And please be sure to join us in our 7:00 p.m. Eastern hour. Tom DeLay will join us live in THE SITUATION ROOM to talk about his resignation. It's an interview you won't want to miss. That's coming up, 7:00 p.m. Eastern, tonight. And we'll also have more on the story later this hour, including reaction from the Democratic National Committee chairman, Howard Dean. He's standing by to join us live in THE SITUATION ROOM as well. That's coming up this hour.

A senator from Louisiana is putting President Bush on notice: act now are else. Right now, the Democratic senator Mary Landrieu is threatening to block the president's executive appointments. That's if the president doesn't soon seek the money needed to provide adequate levee and flood protection for Landrieu's home state. That's what she says.

Of course, Louisiana was devastated by Hurricane Katrina. Senator Landrieu had this to say just a short while ago.


SEN. MARY LANDRIEU (D), LOUISIANA: Until significant progress is made, I will be compelled to use the power of my office as a senator to hold all executive nominations until we can get a response from the administration. The people of Louisiana have waited so long for accurate numbers, for construction of levees, and for adequate funding for housing rebuilding. We simply cannot wait much longer.


BLITZER: The 2006 hurricane season starts June 1st. That's not very far down the road. Today, experts are out with their forecast. And our Mary Snow will tell us what they are predicting. That's coming up later this hour in THE SITUATION ROOM.

Now to another story we are following. In a startling turn of events today in Iraq, Saddam Hussein is now accused of crimes comparable to atrocities committed by the Nazi regime in the Holocaust. Saddam Hussein is being charged for the first time with genocide, partly defined as trying to destroy an ethnic or religious group.

Let's get some details from CNN's Aneesh Raman. He's joining us in Baghdad -- Aneesh.

ANEESH RAMAN, CNN CORRESPONDENT: Wolf, Saddam Hussein, for the first time today, charged with the crime of genocide. It came amid a second indictment issued by the Iraqi high tribunal.

Saddam and six co-defendants being tried for what was dubbed the "Anfal campaign" that took place in the late 1980s. Prosecutors allege it was a campaign meant to systematically destroy the Kurdish people of Iraq. Conservative estimates say that well over 100,000 Kurds were killed in the course of that campaign.

Now, it is unclear when this trial could begin, but keep in mind it's the second trial Saddam faces. He's currently in the midst of the first one. The court hasn't decided whether they'll wait for the first to end before they begin the second. Also unclear is whether if Saddam is found guilty and sentenced to death in this first trial that execution will be carried out despite the fact there are further trials at hand.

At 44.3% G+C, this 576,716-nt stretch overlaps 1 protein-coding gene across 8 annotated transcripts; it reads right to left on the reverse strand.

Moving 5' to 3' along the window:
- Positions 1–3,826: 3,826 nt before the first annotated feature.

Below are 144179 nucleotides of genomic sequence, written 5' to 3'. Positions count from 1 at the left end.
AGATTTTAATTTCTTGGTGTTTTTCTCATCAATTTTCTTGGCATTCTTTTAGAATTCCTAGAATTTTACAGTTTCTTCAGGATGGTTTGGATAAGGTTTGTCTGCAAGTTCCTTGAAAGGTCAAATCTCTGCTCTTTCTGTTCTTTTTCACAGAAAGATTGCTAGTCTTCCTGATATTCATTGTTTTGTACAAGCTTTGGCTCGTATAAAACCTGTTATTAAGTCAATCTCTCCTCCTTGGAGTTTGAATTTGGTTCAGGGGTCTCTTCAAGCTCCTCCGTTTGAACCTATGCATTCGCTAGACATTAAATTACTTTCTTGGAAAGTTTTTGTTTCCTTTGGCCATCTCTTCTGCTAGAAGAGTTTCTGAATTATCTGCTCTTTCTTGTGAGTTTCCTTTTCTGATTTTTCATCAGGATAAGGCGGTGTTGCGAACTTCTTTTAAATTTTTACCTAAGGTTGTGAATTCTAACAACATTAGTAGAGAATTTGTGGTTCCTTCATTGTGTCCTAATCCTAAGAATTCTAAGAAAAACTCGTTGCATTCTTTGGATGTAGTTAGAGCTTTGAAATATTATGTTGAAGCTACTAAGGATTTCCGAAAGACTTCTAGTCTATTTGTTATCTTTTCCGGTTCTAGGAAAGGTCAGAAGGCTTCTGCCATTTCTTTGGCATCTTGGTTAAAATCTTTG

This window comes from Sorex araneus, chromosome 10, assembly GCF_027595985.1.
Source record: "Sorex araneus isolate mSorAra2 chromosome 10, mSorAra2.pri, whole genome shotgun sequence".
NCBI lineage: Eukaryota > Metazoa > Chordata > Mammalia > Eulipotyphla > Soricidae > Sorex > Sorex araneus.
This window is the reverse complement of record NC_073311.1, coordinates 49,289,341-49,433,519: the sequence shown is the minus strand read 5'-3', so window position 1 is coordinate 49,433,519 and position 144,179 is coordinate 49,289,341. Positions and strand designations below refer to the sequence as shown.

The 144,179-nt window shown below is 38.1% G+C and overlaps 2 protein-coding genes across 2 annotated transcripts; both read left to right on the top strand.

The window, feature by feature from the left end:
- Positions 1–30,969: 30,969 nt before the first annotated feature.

Meantime, Saddam Hussein set to appear in court again tomorrow amid this first trial where he is charged with crimes against humanity. He is set to testify and could face cross-examination -- Wolf.

BLITZER: Aneesh Raman, in Baghdad.

Thank you very much.

Iran says it's now equipped to defend itself from an outside invasion after the successful test of yet another missile they claim can evade radar. It's the latest in a series of missile tests that come -- and it comes amid increasing tension with the West over Iran's nuclear ambitions.

Let's bring in our senior Pentagon correspondent Jamie McIntyre.

Jamie, what are your Pentagon sources saying about these missile tests the Iranians are now -- are now highlighting, if you will?

JAMIE MCINTYRE, CNN SR. PENTAGON CORRESPONDENT: Well, you know, the Iranians have been involved in a war game for a couple days now called "The Great Prophet." Pentagon officials are dismissing it largely as sable rattling that's more rattle than saber.

They're taking a look at some of these highly-touted weapons that Iran is putting on display such as what they call a super-secret flying boat. This is a -- what looks like an airplane, but it's a boat that can skim over the top of the water. Iran says it can evade radar and launch precision missiles. And as you said, they also tested another missile, both an undersea torpedo and also an above- ground missile that they said was radar-evading.

The Pentagon is dismissing a lot of these claims as overblown. They say some of the technology is not homegrown, it's Russian. And, in fact, they say that while Iran is a threat, it's not because of these weapons. It's because of its desire to develop nuclear weapons.